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Rejection of Keystone a Blow to Economic Growth

Article by James K. Glassman January 18, 2012 //   3 minute read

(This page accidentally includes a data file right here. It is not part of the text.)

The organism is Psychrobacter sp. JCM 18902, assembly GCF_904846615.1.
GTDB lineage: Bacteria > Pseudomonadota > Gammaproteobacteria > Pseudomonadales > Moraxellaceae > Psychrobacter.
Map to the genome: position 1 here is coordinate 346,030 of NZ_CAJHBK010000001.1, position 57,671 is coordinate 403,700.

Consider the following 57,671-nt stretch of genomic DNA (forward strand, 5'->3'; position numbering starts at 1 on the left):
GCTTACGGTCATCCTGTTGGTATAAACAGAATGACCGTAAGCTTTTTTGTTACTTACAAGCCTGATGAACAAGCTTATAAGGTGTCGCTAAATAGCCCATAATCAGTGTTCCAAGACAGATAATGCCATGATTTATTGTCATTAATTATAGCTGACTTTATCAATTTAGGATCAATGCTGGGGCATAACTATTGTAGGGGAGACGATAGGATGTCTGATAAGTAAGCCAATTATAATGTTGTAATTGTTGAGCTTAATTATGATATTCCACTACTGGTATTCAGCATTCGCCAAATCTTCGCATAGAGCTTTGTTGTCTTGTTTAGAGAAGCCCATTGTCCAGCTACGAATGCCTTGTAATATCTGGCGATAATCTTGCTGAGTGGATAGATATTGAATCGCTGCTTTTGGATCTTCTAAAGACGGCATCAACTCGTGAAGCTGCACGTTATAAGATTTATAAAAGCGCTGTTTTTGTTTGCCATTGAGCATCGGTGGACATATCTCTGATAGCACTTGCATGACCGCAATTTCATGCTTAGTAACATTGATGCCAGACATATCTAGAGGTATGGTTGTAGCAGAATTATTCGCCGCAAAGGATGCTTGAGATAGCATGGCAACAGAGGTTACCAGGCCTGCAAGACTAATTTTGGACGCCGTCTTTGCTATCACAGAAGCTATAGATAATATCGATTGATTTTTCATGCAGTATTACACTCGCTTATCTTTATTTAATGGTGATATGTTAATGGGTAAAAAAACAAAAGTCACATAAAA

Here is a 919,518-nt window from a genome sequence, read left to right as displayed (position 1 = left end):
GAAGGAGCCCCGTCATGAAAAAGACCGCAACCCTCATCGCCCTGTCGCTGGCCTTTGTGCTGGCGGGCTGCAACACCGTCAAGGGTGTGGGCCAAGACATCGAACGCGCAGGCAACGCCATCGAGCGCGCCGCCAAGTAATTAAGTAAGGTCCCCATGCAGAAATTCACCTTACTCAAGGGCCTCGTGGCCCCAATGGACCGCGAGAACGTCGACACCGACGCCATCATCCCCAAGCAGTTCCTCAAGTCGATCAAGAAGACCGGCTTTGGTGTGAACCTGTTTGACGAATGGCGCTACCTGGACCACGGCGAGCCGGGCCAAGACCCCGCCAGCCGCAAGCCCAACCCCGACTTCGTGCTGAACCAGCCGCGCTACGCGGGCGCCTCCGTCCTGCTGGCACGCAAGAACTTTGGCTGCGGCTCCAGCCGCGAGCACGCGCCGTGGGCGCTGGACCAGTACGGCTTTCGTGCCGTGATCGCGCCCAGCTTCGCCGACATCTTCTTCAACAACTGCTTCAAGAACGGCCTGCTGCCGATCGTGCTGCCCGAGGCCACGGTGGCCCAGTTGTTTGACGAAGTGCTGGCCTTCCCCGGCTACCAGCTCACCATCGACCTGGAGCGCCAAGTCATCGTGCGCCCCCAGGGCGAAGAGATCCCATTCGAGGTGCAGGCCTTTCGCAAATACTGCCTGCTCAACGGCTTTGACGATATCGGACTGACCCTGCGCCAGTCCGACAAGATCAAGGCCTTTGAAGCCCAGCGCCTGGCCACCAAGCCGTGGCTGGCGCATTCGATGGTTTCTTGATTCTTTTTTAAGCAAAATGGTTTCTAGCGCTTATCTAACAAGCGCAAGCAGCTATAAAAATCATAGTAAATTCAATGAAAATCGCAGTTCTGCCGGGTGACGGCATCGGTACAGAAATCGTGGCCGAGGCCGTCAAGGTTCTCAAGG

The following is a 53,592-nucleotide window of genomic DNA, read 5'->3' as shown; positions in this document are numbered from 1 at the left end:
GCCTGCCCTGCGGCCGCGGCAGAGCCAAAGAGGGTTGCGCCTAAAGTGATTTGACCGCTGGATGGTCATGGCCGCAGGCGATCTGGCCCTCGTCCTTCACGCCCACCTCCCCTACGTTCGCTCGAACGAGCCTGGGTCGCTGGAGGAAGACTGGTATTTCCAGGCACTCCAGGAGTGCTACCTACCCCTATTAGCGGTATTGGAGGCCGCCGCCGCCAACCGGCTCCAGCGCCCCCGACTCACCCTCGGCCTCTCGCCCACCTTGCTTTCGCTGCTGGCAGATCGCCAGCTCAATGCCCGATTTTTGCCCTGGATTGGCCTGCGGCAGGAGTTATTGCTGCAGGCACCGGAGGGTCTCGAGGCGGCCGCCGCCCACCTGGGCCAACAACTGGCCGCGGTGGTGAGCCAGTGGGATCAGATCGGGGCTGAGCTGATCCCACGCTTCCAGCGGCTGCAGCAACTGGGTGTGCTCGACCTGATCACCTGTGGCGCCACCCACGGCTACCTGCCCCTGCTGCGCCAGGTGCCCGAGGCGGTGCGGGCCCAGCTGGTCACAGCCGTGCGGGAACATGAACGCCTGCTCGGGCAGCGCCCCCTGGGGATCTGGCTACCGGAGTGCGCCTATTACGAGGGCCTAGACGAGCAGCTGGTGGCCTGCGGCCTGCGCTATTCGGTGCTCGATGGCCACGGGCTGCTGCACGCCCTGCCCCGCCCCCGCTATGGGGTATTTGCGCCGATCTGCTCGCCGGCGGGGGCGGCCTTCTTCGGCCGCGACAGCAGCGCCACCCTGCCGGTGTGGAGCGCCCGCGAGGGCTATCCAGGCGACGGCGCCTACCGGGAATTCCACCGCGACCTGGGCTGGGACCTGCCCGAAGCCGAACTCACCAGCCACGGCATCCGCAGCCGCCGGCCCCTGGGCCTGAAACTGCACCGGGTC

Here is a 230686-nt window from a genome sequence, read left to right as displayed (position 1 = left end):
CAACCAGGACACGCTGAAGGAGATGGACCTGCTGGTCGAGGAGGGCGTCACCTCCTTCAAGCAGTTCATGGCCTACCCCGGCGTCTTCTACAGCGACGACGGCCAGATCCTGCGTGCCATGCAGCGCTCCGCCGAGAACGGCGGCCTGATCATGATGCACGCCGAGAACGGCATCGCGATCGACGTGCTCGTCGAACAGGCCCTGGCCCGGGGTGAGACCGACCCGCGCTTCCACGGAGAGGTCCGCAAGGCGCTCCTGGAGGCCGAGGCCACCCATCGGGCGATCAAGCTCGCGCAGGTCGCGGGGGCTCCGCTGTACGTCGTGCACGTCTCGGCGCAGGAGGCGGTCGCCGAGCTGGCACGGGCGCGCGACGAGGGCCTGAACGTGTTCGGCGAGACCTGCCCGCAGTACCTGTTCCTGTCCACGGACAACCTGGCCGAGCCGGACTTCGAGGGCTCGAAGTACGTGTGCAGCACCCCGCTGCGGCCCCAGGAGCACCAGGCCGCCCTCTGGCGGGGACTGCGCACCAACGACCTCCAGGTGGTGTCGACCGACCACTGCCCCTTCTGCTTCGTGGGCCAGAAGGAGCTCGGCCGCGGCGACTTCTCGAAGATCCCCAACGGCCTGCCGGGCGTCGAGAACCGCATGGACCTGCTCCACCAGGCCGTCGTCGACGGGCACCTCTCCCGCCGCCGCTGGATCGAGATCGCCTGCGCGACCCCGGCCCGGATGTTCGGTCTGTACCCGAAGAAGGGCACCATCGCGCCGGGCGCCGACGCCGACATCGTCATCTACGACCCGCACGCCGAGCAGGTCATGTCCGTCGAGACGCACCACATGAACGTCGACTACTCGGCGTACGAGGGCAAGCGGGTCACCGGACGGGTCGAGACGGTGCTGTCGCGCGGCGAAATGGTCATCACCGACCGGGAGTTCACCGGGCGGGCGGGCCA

The administration’s rejection today of a permit to build the Keystone XL pipeline to carry oil from Canada to the United States was hardly a shock, but it’s still a huge disappointment. At a time when the U.S. economy needs growth desperately, saying no to Keystone is a terrible blow. Republicans forced today’s decision as part of a deal to extend payroll tax reductions at year-end, setting Feb. 21 as the deadline to make the choice. In an indication of his priorities, President Obama beat that target by more than a month. The company that wants to build the pipeline, TransCanada Corp., first applied for a permit in 2008. In November, the State Department, which has jurisdiction, delayed the request until after the 2012 elections. The pipeline would bring an additional 840,000 barrels of oil a day into the United States, and a report commissioned by the consulting firm Wood Mackenzie estimates that the pipeline will generate 85,000 new U.S. jobs by 2020. The rejection of Keystone XL is of a piece with other decisions by the administration. At a time when economic growth is America’s greatest challenge, energy policy is being driven mainly by a particular vision of environmentalism. The irony is that the U.S. stands on the brink of gaining something close to energy security because of technological developments in the finding, producing, and transport of oil and natural gas. Allowed to pursue energy vigorously – with, of course, sensible environmental safeguards – the U.S. could advance on several fronts at once: improving economic growth, lowering the cost of energy, increasing jobs, and shoring up national security. The Keystone XL pipeline would certainly help – as would a policy to encourage the exploration and development of the Outer Continental Shelf, parts of Alaska, and, of course, the vast supplies of shale gas (perhaps more than a century’s worth) that can be accessed through new horizontal drilling and fracking techniques. In case anyone has doubts about the economic effects of extracting energy resources, take a look at North Dakota, where the unemployment rate is 3.4 percent and real estate sales are booming. The reason is increased oil production on private and state land that is largely immune to the delays enforced by the feds. Private businesses are ready and eager to make the energy investments that will contribute to U.S. economic growth – with no taxpayer money involved. It is government that is putting the brakes on the recovery with misguided policies, like the rejection of Keystone XL. We are on the brink of a growth revolution in energy. Let it happen.